• Nick: There is a good chance this ends up as one of the most entertaining fights on the card. Hall’s style is extremely awkward, but also extremely effective. He has a truly outstanding BJJ game, and when he’s on the feet he throws a wide range of kicks to keep his opponents at range. He dives and rolls at his opponents’ feet constantly in an attempt to engage in grappling exchanges. As talented as he is on the mat, his striking is certainly more of a weakness than a strength. Topuria comes into this fight with a lot of momentum. He is an aggressive striker who packs a lot of power in his punches. He throws extremely fast combinations and his overall explosiveness has many calling him a future top contender. As good of a striker as he is, Topuria is a blackbelt with seven of his nine wins coming via submission. While I don’t expect him to try to lean on that part of his game here, he should be adequate enough on the mat to limit the strengths of Hall. Topuria is the far better striker and I expect this fight to mostly stay on the feet. I’ll have a few shares of Hall just in case he pulls off that submission, but Topuria is the rightful favorite here. Ilia Topuria by Round Two KO
  • GB: Ilia Topuria by Round Two KO

Michel Pereira -170 (DK $8900, FD $19) vs Niko Price +140 (DK $7300, FD $14)

  • Anthony: Next is an exciting welterweight bout between Michel Pereira and Niko Price. These are two high action fighters that like to throw down and leave it all in the cage. Niko Price is really known as a brawler, relying on his hands in the pocket to hurt opponents and accrue most of his professional wins. The first half of his UFC tenure was far more impressive than the recent performances he has produced. His last four bouts resulted in two losses, one draw, and a win over now retired James Vick. Michel Pereira has been trending in the opposite direction, winning his previous two fights in rather dominant fashion. Not only did he manhandle Zelim Imadaev in their bout, but also very technically disarmed Khaos Williams during their December scrap. He is honing his skillset with every fight and that is scary given his size and physical strength at this weight class. Aside from all the spinning attacks and taunting, Pereira also has heavy hands and a very good clinch game. I see him overwhelming Price in this spot. Pereira is the younger fighter by four years yet has double the professional experience of his opponent. Michel Pereira by Round Three KO
  • Nick: By most accounts, this fight is must-see TV. Both of these guys like to stand and swing, they both have power and they’ve both shown time and time again that they can take a lot of damage. Pereira is like a video game character in the way he flips around the ring. He’s one of the most entertaining fighters to watch, but his Fight IQ is always in question. He likes to throw ridiculous looking spinning kicks and he’s been known to backflip onto his opponents for pretty much no reason. This can put an unnecessary dent in his gas tank, but he does have strong striking ability and he has shown a solid chin against decent competition. He looked a lot more reserved in his last fight, and it paid off with an impressive win over Khaos Williams. It’s tough to know what to expect from him here though. Price will likely have the power advantage and he has found most of his UFC success just standing and swinging. Both of these guys leave themselves open to hard shots so they are both live to win via finish here. I’ll definitely have shares of both for DFS purposes, but I’m siding with the slight power advantage of Price. He seems extremely focused in interviews and he appears to be in better shape than we’ve ever seen him before. Additionally, I have trouble backing Pereira here knowing he often favors theatrics over a logical gameplan. Niko Price by Round Three KO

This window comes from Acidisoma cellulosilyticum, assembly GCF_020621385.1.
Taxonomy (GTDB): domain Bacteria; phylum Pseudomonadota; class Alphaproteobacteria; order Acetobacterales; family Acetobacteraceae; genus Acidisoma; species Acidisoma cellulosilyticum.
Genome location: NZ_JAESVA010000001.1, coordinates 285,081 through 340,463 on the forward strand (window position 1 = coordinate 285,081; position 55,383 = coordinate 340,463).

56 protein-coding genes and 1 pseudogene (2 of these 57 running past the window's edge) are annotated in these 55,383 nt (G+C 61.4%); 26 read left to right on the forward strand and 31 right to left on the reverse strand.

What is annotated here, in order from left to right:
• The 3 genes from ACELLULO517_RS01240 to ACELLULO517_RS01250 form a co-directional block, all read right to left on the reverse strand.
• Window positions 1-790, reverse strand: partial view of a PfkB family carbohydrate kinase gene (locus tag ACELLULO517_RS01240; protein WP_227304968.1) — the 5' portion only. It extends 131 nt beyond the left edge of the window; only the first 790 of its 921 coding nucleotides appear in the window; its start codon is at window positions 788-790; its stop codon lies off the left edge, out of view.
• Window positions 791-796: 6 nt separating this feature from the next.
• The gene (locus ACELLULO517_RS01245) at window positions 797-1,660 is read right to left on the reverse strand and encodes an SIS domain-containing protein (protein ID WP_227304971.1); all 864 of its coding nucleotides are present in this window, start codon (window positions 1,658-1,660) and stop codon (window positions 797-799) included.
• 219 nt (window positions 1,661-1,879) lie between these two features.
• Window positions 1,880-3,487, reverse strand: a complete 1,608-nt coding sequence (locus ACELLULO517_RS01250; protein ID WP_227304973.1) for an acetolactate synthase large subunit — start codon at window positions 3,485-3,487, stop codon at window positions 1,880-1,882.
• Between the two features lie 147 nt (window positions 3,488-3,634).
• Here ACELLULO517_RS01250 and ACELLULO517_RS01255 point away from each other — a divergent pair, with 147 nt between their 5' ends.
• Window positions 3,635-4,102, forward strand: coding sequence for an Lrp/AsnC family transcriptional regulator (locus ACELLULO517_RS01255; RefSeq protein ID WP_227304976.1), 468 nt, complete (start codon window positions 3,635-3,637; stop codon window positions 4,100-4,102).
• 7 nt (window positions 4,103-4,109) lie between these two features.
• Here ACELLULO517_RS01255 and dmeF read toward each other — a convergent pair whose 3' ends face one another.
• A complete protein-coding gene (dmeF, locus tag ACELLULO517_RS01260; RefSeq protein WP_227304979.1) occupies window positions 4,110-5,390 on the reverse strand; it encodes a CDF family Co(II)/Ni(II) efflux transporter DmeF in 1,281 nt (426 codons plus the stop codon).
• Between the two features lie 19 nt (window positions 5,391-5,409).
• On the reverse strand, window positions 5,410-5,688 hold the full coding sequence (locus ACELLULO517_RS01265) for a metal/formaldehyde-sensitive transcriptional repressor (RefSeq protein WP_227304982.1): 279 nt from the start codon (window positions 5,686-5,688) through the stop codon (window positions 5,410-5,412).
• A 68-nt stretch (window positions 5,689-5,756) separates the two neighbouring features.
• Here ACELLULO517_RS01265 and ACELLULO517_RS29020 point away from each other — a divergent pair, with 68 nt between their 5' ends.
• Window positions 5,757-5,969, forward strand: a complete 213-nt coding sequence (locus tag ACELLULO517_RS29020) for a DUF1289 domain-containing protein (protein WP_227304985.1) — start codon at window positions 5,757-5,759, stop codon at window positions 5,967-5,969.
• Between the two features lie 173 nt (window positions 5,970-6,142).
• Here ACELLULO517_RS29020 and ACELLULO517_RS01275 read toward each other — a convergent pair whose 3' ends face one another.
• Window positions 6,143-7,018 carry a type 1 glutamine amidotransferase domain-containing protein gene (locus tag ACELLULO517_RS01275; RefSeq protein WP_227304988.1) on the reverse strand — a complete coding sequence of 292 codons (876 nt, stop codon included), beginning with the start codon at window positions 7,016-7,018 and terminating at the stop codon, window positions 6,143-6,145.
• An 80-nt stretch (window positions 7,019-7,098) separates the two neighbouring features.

• GB: Michel Pereira by Decision

Max Griffin -200 (DK $8700, FD $21) vs Carlos Condit +160 (DK $7500, FD $10)

  • Anthony: The finally fight prior to the pay-per-view is a welterweight scrap between Max Griffin and Carlos Condit. These are two established fighters in the promotion, particularly Condit who makes his nineteenth walk to the octagon tonight. He looked to be the bigger fighter at weigh-ins and has strung together two rather impressive wins of late. In this bout, Griffin should have a slight edge in boxing range. He likely lands the harder shots than Condit which makes me worry a bit about this fight’s trajectory. However, The Natural Born Killer seems to have a lot of fight left in him. I could see Condit taking advantage of Griffin’s porous takedown defense to win rounds, or even fighting technically enough to keep things close on the feet. While Condit is also not great at stuffing takedowns, I feel he is the more likely fighter to shoot in this matchup. He is certainly more live than the price tag we are getting. I like him as an underdog here. Carlos Condit by Decision